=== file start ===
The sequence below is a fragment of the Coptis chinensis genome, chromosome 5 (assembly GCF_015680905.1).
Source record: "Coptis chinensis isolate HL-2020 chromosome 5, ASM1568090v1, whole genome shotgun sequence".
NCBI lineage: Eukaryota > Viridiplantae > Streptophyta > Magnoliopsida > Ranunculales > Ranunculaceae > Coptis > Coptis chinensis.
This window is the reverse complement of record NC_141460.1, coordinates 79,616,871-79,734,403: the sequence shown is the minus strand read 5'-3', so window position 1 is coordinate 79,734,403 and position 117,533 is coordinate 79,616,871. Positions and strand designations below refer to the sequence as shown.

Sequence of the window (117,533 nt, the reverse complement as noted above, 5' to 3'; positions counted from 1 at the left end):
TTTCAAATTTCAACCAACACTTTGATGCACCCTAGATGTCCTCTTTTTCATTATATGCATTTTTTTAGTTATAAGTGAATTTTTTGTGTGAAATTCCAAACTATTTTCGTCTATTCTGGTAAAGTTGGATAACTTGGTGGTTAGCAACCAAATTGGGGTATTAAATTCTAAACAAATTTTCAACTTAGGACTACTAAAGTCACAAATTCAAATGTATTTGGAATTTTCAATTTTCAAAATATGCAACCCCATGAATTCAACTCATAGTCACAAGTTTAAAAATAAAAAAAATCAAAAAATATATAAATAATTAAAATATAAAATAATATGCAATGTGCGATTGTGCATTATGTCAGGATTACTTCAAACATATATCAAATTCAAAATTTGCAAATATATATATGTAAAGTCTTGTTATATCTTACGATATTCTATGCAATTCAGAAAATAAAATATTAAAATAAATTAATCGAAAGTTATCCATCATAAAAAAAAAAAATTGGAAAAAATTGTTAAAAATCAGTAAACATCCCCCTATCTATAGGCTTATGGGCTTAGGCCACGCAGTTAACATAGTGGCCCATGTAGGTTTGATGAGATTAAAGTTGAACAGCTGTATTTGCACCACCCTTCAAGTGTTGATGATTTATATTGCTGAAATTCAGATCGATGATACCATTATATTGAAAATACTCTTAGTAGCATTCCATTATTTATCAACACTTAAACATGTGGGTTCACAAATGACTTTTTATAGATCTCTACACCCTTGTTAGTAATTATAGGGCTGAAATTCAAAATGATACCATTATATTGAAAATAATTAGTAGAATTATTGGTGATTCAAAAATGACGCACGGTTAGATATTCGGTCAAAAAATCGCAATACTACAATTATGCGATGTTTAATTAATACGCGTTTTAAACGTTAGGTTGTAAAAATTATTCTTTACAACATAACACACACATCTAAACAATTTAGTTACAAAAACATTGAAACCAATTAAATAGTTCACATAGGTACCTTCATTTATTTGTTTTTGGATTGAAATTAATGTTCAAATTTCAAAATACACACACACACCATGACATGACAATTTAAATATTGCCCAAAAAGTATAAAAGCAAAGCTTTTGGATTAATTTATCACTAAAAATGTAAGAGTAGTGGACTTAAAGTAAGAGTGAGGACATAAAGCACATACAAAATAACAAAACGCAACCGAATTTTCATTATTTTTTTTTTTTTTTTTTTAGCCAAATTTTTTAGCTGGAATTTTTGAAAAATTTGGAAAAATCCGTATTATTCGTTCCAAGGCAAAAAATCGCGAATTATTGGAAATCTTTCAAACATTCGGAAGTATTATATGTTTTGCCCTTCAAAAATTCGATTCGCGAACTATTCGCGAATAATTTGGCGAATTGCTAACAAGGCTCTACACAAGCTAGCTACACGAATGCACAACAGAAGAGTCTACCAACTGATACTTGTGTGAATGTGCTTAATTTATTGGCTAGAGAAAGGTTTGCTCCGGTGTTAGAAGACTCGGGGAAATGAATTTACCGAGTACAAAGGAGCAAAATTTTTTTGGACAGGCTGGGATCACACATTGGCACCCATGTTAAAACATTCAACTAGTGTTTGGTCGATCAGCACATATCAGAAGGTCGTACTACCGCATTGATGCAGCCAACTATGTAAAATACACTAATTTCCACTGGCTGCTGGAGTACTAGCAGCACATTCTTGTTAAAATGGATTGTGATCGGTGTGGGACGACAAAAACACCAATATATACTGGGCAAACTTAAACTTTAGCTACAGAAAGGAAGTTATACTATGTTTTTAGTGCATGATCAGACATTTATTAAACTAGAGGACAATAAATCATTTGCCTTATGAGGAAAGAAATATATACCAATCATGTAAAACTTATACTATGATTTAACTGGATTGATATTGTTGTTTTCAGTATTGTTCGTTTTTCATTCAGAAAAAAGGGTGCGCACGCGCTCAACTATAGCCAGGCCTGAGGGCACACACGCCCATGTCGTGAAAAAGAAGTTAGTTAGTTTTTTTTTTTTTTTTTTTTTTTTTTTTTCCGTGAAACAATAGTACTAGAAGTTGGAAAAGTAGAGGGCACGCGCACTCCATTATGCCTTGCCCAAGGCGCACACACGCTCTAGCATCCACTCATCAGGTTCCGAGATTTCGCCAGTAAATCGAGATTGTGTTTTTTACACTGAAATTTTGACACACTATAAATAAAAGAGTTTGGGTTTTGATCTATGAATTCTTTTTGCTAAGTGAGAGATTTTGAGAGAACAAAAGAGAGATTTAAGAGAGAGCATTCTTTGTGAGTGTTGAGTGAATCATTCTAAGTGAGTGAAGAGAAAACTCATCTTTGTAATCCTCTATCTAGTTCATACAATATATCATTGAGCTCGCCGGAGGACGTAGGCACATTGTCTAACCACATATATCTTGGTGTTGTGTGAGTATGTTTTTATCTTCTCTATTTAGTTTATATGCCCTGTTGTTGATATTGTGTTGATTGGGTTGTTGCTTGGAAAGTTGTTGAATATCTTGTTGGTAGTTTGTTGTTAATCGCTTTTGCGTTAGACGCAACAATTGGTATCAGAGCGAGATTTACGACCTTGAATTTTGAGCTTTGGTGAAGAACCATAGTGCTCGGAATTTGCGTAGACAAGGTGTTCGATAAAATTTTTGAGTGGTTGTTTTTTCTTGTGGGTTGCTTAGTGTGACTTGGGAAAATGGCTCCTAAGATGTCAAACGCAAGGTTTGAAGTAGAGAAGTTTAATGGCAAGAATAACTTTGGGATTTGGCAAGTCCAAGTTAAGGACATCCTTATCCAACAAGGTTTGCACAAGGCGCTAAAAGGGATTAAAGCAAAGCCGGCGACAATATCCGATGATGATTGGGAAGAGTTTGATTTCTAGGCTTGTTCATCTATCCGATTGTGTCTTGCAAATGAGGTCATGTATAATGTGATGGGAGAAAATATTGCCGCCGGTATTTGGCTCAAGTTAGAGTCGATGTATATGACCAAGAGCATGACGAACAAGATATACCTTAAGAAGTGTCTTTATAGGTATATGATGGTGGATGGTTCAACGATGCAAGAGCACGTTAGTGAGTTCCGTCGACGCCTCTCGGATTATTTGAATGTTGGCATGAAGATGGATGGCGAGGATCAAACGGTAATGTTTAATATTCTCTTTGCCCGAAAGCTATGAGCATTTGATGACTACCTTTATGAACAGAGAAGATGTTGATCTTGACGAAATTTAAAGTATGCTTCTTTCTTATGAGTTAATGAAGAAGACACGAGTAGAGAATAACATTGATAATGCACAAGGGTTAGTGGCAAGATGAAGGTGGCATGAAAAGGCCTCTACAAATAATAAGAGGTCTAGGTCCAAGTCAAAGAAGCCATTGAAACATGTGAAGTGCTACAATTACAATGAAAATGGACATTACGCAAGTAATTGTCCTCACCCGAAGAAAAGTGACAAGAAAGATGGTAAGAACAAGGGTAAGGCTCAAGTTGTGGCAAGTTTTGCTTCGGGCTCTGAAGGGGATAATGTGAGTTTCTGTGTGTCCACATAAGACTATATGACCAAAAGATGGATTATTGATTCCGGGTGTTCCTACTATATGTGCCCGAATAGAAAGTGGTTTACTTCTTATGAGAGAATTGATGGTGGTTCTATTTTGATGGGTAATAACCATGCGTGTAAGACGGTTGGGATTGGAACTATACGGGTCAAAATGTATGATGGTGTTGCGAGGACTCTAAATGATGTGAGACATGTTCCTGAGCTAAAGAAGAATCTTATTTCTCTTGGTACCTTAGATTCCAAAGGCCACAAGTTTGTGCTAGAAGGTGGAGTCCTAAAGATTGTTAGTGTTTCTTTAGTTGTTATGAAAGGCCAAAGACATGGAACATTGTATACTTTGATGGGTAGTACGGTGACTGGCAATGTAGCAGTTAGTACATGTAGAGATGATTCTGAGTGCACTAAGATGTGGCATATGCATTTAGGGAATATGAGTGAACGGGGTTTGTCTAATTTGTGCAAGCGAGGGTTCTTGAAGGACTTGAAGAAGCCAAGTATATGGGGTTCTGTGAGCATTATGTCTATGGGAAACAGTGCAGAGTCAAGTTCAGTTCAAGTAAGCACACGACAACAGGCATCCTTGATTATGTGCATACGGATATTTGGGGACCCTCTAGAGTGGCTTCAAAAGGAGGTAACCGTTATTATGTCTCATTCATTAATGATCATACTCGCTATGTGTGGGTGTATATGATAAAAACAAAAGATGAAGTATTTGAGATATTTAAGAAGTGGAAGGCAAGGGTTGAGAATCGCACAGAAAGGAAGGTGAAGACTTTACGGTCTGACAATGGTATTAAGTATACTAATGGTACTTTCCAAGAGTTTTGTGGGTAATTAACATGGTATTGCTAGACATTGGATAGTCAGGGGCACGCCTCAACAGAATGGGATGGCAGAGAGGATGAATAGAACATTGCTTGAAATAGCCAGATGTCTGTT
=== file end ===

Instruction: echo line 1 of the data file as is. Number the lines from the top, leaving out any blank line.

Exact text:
The sequence below is a fragment of the Coptis chinensis genome, chromosome 5 (assembly GCF_015680905.1).